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MR. BROOKS

A Screen Hero Explores a Twisted Killer
Ultimately, Evans knew that the key to making the film would lie in finding an exceptionally talented cast willing to "dip their toes into some rather eerie waters.” 

Says Raynold Gideon: "All of these talented actors came along, took our blueprint and created a cathedral.” There were many reasons that Bruce Evans and Raynold Gideon imagined Kevin Costner as MR. BROOKS from the start. First and foremost was the chance to subvert his charm, looks and reputation, as an unassailable screen hero in a way they knew would ratchet up the tension in their thriller. But it was also an opportunity to showcase, in an unexpected way, the acting skills that Costner has demonstrated in such diverse roles as the Civil War Lieutenant who befriends a Sioux tribe in "Dances With Wolves”; the hardened kidnapper who connects with his young captor in Clint Eastwood's "A Perfect World”; the iconic title hero of Lawrence Kasdan's "Wyatt Earp”; the once-great baseball star who falls for an embittered woman in Mike Binder's "The Upside of Anger” and most recently, the aging Coast Guard rescue swimmer facing his legacy in Andrew Davis' "The Guardian.” 

"I've always thought of Kevin as someone very capable of surprising audiences,” says Evans, "and I don't think he's gotten enough credit yet for what a skilled actor he is. But, as a former actor myself, I know how hard what he does is. He doesn't hide behind tics or mannerisms and or large brush-strokes. He is much more subtle than that – which is where his power to really take a role like this and run with it comes in.”  Costner fearlessly dove into the role from the moment he committed to it. Says co-writer and producer Gideon: "Kevin set the bar very high from the first day of rehearsal. His understanding of Earl Brooks really drove the creation of the entire film. Mr. Brooks is a very flawed human being and his crimes are shocking, but he also knows what he is doing is wrong, and the way Kevin brings that internal struggle to the fore is what makes him so fascinating.”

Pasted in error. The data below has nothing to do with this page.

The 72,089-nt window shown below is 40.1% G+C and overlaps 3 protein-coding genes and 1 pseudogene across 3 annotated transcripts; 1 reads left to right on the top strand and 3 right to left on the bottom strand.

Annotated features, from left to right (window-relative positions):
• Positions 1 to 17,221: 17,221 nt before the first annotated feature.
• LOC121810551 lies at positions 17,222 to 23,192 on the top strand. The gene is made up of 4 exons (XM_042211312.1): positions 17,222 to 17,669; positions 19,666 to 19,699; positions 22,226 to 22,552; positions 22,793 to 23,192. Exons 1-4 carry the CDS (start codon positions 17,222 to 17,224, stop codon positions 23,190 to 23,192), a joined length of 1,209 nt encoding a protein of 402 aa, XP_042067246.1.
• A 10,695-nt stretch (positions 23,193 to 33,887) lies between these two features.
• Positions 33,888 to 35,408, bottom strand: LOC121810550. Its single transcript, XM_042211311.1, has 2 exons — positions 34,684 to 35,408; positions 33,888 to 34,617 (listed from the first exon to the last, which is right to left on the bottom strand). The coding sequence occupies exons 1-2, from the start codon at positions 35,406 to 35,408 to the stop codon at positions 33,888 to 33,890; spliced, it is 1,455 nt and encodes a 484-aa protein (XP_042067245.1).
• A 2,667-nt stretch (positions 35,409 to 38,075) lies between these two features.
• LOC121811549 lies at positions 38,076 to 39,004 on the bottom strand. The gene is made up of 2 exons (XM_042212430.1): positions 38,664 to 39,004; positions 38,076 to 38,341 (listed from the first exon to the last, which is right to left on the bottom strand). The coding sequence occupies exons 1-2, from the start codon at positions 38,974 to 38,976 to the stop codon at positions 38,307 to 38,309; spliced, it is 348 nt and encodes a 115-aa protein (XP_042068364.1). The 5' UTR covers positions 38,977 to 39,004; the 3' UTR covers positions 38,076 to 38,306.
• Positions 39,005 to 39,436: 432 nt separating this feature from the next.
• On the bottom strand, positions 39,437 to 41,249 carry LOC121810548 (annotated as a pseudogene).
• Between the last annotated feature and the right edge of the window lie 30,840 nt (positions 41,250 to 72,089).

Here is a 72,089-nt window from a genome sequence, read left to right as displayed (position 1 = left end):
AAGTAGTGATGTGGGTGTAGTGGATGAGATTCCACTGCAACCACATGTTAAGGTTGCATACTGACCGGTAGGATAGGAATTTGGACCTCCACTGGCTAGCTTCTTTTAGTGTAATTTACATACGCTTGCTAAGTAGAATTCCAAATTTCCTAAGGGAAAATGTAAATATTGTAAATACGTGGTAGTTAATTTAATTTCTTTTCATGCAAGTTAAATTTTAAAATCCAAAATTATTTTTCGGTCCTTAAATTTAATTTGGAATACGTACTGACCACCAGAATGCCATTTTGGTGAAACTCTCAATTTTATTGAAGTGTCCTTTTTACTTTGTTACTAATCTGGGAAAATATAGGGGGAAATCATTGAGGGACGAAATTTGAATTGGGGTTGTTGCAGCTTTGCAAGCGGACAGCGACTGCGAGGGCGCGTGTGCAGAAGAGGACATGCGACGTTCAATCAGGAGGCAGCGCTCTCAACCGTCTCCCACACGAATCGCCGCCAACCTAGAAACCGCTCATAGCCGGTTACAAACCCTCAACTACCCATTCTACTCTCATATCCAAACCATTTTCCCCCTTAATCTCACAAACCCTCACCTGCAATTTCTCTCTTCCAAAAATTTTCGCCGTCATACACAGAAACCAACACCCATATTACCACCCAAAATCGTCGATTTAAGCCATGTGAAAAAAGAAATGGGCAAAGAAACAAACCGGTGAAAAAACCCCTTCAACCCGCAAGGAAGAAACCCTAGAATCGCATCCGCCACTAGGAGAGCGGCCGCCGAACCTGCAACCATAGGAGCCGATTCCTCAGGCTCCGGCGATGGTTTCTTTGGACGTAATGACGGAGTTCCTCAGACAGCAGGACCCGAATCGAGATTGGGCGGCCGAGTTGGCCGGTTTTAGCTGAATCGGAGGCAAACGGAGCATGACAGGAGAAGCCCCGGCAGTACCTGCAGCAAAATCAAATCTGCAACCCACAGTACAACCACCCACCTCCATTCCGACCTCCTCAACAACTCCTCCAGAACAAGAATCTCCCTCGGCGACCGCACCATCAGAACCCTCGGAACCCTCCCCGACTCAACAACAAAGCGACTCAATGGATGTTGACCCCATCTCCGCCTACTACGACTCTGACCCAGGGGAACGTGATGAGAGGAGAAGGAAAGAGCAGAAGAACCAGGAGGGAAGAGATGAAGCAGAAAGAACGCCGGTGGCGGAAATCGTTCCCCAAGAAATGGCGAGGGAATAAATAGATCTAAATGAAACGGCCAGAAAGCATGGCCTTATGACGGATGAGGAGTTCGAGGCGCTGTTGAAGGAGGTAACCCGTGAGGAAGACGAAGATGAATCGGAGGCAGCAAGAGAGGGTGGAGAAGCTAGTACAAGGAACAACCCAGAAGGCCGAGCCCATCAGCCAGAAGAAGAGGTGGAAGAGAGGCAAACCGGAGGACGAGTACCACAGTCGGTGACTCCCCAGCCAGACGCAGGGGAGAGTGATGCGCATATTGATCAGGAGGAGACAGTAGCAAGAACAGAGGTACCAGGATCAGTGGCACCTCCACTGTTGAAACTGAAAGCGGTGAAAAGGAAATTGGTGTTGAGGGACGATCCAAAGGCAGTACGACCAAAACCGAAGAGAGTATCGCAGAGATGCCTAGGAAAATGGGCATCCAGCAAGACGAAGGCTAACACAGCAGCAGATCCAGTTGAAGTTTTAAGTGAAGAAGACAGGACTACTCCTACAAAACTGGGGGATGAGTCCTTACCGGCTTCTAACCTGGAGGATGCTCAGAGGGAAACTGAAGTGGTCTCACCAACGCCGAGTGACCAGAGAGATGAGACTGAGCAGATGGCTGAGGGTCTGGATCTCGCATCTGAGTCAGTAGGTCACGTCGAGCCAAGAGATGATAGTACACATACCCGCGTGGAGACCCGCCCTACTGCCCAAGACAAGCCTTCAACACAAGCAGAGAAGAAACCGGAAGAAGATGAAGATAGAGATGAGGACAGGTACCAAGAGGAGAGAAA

First and foremost, Costner did not want to whitewash the stark truth of who Mr. Brooks is -- a man who fights his inner demons yet returns again and again to the compulsion to kill. Nor could he forget the havoc and heartbreak the character wreaks with his brilliantly planned but gruesomely cruel murders of total strangers. States Costner: "Make no mistake, the places Mr. Brooks goes are indefensible and despicable, but what makes him so interesting is that he has this other pressure on him that you don't usually get to see in a killer – there's a conscience beating at him.”

Costner was profoundly horrified at times by the thoughts and deeds of Mr. Brooks, but that's also what made this role such an irresistible and intense challenge as an actor. "For the part of Brooks that is most depraved, I really had to use my imagination,” the actor comments. "There was no other way to understand that kind of drive to kill other people. But when he's conducting his business or taking care of his family or even trying to understand himself, I could relate in some way to those things, and I tried to humanize those moments.” 

Indeed, for Costner, the only way in to Earl Brooks' savage soul was through the only two things he really cares about: his family and the company he built, neither of which he wants to lose now that he is under the unthinkable threat of getting caught by a tenacious detective. "There's something very genuine about that side of him that is truly in love with his wife, his daughter, his house and his business – but you never can forget that is also what allows him to be the successful killer that he is,” he says. 

As for why Mr. Brooks' family don't see, or perhaps don't want to see, the demons lurking inside him, Costner believes that human nature often allows us to deny the darkness in other people – and that M

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